Abstract: This publication offers insight into the nature and extent of disparities in the Greater Cleveland area and describes economic and ethical reasons for expeditiously eliminating the injustice of health disparities. The publication outlines the causes of disparities, both nationally and in our region - personal and behavioral variables, lack of cultural competence, a disproportionately low number of minority health care professionals, financial barriers, lack of a "medical home," provider bias and inadequate access to quality health care. Insight into the effective use of health information technologies, which can help regional health care providers and health insurance companies identify factors that contribute to disparities in Northeast Ohio, is also provided.
Prescriptions for Change includes examples of ongoing regional efforts to eliminate disparities that can be expanded and replicated and provides recommendations for accelerating efforts to eliminate health disparities in Northeast Ohio. The recommendations are provided in sections, targeted to health care providers, researchers, insurance providers, local elected officials, grant makers and funders, secondary schools, colleges and universities, community organizations and regional business leaders.
Abstract: In the 2000 census, 36.4 million persons, approximately 12.9% of the U.S. population, identified themselves as Black or African American; 35.4 million of these persons identified themselves as non-Hispanic. For many health conditions, non-Hispanic blacks bear a disproportionate burden of disease, injury, death, and disability. Although the top three causes and seven of the 10 leading causes of death are the same for non-Hispanic blacks and non-Hispanic whites (the largest racial/ethnic population in the United States), the risk factors and incidence, morbidity, and mortality rates for these diseases and injuries often are greater among blacks than whites. In addition, three of the 10 leading causes of death for non-Hispanic blacks are not among the leading causes of death for non-Hispanic whites: homicide (sixth), human immunodeficiency virus (HIV) disease (seventh), and septicemia (ninth). This week's MMWR is the third in a series focusing on racial/ethnic health disparities. Eliminating these disparities will require culturally appropriate public health initiatives, community support, and equitable access to quality health care.
Abstract: Health disparities among racial and ethnic minorities are associated with poor health outcomes. African Americans bear a disproportionate amount of the burden of health disparities. The elimination of health disparities among the nation's racial and ethnic groups requires immediate action that the health care community cannot accomplish in isolation. Eliminating health disparities calls for new and non-traditional partnerships across diverse sectors of the community that include research initiatives using culturally competent and participatory action methodologies. While there is much evidence documenting health disparities in racial and ethnic groups, there is little evidence of successful interventions that address health disparities in African Americans. Furthermore, there is little direction for successful strategies for recruiting African Americans for participation in health disparities research. This article addresses important factors to consider when conducting research with low income African Americans based on the authors' research experience in health promotion and cancer detection and prevention. Strategies for successful conduct of research with low income African American populations are offered.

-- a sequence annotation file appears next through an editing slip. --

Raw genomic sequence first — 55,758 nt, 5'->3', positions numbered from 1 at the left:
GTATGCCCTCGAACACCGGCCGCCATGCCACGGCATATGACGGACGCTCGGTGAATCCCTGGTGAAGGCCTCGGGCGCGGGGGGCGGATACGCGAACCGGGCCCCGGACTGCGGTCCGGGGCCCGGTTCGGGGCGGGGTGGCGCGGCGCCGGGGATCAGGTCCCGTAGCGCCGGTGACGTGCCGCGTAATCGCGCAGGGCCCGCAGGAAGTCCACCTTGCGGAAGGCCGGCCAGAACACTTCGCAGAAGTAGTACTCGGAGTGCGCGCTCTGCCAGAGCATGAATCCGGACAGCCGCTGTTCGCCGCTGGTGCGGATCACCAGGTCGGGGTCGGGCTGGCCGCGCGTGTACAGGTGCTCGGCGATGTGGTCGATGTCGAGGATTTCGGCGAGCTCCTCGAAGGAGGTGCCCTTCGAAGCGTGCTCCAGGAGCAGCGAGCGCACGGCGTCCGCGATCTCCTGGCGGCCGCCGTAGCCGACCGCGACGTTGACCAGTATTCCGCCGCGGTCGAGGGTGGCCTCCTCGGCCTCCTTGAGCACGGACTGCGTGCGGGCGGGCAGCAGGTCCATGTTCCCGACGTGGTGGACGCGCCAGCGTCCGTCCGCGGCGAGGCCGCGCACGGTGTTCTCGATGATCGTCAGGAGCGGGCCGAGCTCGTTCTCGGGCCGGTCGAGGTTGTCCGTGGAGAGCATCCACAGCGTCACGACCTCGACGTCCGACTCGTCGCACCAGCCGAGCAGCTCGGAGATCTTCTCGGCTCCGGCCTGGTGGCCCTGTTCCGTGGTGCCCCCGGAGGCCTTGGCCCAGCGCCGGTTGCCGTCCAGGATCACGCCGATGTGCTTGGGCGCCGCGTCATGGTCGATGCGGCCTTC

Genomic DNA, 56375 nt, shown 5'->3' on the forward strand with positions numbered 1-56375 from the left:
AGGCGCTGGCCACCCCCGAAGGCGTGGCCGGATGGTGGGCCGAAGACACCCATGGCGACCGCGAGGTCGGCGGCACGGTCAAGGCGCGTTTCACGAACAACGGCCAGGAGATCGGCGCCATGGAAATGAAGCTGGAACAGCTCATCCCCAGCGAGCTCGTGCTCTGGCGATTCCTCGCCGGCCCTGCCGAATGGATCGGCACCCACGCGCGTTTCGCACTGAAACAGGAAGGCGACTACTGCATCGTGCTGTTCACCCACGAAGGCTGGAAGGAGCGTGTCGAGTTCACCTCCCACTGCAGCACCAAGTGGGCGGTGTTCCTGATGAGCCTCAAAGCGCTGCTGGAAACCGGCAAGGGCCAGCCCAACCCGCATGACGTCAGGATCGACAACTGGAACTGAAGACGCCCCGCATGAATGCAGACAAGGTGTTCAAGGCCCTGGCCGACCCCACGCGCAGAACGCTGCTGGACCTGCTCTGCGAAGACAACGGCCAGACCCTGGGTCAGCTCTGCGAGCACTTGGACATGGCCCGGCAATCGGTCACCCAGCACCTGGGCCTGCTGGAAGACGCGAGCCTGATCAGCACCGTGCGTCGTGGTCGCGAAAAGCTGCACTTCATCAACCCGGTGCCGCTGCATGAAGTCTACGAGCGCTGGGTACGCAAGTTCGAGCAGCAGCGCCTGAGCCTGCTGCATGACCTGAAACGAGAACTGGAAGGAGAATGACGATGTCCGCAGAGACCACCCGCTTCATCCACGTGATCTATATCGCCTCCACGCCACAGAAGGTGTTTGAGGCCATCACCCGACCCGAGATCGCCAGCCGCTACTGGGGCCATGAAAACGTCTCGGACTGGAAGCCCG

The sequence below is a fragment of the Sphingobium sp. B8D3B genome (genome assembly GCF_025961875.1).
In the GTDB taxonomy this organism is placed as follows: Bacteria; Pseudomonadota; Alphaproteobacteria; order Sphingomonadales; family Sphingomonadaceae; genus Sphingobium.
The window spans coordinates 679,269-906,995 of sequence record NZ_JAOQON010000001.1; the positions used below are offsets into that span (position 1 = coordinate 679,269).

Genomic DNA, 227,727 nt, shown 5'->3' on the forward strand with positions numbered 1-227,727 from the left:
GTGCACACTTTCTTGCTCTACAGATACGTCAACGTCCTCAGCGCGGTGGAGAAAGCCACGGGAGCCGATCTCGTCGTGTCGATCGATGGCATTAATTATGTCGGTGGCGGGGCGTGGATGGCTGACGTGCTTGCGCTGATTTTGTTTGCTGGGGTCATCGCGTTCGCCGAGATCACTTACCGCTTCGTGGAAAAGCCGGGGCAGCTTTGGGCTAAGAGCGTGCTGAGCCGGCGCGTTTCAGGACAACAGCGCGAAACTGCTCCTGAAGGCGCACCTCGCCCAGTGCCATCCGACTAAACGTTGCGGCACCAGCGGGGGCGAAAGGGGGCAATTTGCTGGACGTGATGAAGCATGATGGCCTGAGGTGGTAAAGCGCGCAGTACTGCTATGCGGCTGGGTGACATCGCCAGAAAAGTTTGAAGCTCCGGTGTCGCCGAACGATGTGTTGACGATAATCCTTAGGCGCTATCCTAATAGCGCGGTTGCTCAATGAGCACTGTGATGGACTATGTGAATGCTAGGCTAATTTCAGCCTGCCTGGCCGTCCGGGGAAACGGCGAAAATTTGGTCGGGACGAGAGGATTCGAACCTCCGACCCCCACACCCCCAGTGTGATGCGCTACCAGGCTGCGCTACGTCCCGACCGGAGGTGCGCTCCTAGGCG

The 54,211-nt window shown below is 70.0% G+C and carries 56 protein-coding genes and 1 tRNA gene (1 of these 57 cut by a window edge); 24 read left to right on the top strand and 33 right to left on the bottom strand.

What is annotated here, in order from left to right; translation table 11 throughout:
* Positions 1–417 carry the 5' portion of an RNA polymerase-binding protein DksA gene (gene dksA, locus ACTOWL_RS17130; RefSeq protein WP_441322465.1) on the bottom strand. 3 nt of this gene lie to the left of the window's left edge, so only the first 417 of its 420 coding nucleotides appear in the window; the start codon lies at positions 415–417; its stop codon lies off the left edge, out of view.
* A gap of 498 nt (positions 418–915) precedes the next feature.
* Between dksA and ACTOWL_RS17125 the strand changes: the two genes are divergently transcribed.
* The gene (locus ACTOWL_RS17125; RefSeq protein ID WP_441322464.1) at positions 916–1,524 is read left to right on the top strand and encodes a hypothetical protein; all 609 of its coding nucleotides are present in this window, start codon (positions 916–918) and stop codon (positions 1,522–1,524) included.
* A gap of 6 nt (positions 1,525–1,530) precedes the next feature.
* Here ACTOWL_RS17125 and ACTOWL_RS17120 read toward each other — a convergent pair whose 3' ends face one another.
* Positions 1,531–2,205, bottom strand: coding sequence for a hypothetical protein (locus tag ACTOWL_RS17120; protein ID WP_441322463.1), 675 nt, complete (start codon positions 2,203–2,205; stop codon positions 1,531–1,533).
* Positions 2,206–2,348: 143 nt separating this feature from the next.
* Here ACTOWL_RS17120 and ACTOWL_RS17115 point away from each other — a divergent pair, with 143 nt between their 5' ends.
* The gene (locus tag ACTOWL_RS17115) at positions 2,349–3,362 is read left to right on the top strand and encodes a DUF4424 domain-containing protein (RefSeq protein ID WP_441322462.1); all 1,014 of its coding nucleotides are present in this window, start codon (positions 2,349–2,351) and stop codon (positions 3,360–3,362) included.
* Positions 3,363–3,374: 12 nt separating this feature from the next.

Abstract: Improving the health system can reduce the effects of health disparities, but it can do little to eliminate them. An upsurge in new research is documenting the impact of physical, social, and economic environmental factors: air quality, housing conditions, racism, relationship to community institutions, and neighborhood economic conditions, all of which affect health status over time. A combined focus on community and the policies that affect communities' environments presents opportunities for altering and ameliorating the underlying forces at the heart of the determinants of health. This Perspective presents examples of successful community involvement and policy change.
Abstract: The elimination of health disparities for African Americans requires culturally relevant, empirical knowledge, which in turn requires including African Americans in research studies. However, power-difference barriers and conceptual barriers continue to inhibit the recruitment of African Americans. The purpose of this article is to define and discuss certain barriers to the recruitment of African Americans into research studies and to present culturally and contextually sensitive strategies to overcoming these barriers. Power-difference barriers reflect unequal authority and often generate mistrust. Conceptual barriers reflect researchers' need for better understanding about African Americans. Effective strategies include collaboration with the community through a community advisory board and conducting community-based participatory action research. Also, integrating alternative conceptual frameworks with mainstream frameworks may reduce researchers' ideological assumptions about African Americans. To promote optimal recruitment of African Americans, researchers must be aware of power-difference barriers and conceptual barriers and move toward active collaboration with African American communities.